Beginning Violin: On the Joy of Opting in to Failure
This year, at the age of twenty-seven, I started violin lessons. I have spent much of my twenty-seven years strategically avoiding activities for which I lack natural talent. Learning the violin has allowed me to opt in to failure, and in so doing, the joy of humility and small, hard-earned beginnings.
Every Tuesday evening at 7:45, I walk six blocks to Irene’s home, where I scratch out basic melodies for thirty minutes. Like most things worth doing, it is a both a joyful and bitterly frustrating experience. Learning as an adult brings distinct challenges: neuroplasticity, patience, and practice time are in short supply. Arriving at one of my first lessons, I burst into tears because my violin had not seen the light of day since the previous Tuesday. A Washington workweek defies even the most resolute novice. “Please let me keep coming,” I asked, despite a guarantee of glacial progress. Irene is as gracious as the day is long. She gave me a hug. “This will just be a practice week.” No doubt one of many to come.
Growing up, I always wanted to learn the violin, but the opportunity never arose. A piano teacher lived next door, so piano it was. Fair to say, it didn’t take. After eight halfhearted years on ivory, culminating in a calamitous recital of Mozart’s Piano Sonata No. 16 in C Major, I made the case to quit. First-born, type-A, and high-strung, I did not enjoy the sensation of failing at anything. I assumed that if piano did not come naturally, I was doomed. There was no use practicing to overcome it.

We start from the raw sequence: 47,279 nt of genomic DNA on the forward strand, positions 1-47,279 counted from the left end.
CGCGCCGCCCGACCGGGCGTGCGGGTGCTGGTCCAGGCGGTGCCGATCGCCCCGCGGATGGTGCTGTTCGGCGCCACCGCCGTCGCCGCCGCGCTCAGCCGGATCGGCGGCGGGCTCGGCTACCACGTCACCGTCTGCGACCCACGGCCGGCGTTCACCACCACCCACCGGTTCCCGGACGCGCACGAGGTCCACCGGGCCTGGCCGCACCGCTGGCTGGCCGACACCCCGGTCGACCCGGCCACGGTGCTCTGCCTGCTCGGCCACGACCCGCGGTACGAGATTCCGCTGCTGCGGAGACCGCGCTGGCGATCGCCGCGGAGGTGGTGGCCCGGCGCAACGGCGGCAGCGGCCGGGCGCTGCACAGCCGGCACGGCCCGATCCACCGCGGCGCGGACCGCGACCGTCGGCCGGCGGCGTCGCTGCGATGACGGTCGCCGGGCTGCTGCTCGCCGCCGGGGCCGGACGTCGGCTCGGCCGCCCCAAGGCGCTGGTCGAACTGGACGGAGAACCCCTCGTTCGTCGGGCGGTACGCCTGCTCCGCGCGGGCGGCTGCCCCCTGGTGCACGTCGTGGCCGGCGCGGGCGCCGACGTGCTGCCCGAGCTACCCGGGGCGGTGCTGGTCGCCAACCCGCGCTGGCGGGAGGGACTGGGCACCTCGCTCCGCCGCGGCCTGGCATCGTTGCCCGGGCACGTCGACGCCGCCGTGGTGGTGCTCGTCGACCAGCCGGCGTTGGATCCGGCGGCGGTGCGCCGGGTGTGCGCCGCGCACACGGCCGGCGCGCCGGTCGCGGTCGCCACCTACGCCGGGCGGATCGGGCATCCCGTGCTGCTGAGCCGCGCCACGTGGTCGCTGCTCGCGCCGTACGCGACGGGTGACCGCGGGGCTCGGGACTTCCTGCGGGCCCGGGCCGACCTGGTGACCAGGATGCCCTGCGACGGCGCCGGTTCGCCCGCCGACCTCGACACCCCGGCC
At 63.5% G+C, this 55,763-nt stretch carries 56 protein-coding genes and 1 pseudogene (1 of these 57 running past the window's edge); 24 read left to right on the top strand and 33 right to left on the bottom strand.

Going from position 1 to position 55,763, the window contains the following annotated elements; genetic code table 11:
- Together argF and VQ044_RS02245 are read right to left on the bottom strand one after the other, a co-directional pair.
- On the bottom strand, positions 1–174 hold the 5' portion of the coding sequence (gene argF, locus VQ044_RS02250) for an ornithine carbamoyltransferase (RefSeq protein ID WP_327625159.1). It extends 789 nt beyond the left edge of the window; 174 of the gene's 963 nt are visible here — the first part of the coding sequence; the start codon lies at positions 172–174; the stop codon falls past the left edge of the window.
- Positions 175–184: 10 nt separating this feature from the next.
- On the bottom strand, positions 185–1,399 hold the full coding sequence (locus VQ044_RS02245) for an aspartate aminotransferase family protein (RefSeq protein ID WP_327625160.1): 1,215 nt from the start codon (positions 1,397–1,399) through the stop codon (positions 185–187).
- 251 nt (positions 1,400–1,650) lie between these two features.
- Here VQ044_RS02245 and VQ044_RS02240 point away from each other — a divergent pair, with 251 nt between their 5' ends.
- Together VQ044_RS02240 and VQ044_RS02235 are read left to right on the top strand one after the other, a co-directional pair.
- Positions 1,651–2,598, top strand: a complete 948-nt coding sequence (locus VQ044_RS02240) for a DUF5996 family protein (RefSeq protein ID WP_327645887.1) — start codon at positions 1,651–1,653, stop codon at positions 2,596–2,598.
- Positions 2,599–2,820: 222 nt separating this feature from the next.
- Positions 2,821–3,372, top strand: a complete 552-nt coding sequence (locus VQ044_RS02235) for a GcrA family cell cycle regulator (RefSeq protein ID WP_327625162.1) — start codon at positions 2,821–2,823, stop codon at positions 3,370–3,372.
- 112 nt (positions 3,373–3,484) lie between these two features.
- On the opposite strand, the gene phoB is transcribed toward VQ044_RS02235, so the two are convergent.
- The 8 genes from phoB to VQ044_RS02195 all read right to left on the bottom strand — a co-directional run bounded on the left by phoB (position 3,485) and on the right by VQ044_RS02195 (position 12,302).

Columnist Megan McArdle uncovers the root of this assumption in her February 2014 Atlantic article about “Why Writers Are the Worst Procrastinators”:
Most writers were the kids who easily, almost automatically, got A's in English class…. At an early age, when grammar school teachers were struggling to inculcate the lesson that effort was the main key to success in school, these future scribblers gave the obvious lie to this assertion. Where others read haltingly, they were plowing two grades ahead in the reading workbooks…. It isn’t that they never failed, but at a very early age, they didn’t have to fail much; their natural talents kept them at the head of the class.
This teaches a very bad, very false lesson: that success in work mostly depends on natural talent.
Natural talent is a competitive advantage, but success is more often the fruit of hard work and persistence. My father struggled with dyslexia as a child, long before educators were trained to recognize it. He operated on the basic assumption that school would always require effort. So he put his head down, worked hard, and eventually made it through college, medical school, and residency. I sometimes wonder if he would have become a surgeon if his childhood challenges had not instilled such fortitude. In his recent book The Road to Character, New York Times columnist David Brooks tells the story of the legendary General George C. Marshall, whose early academic disappointments embarrassed his family, propelling him with fervor on that long, oft-treacherous “road to character.” Brooks writes, “Failure leads to the greatest success, which is humility and learning.”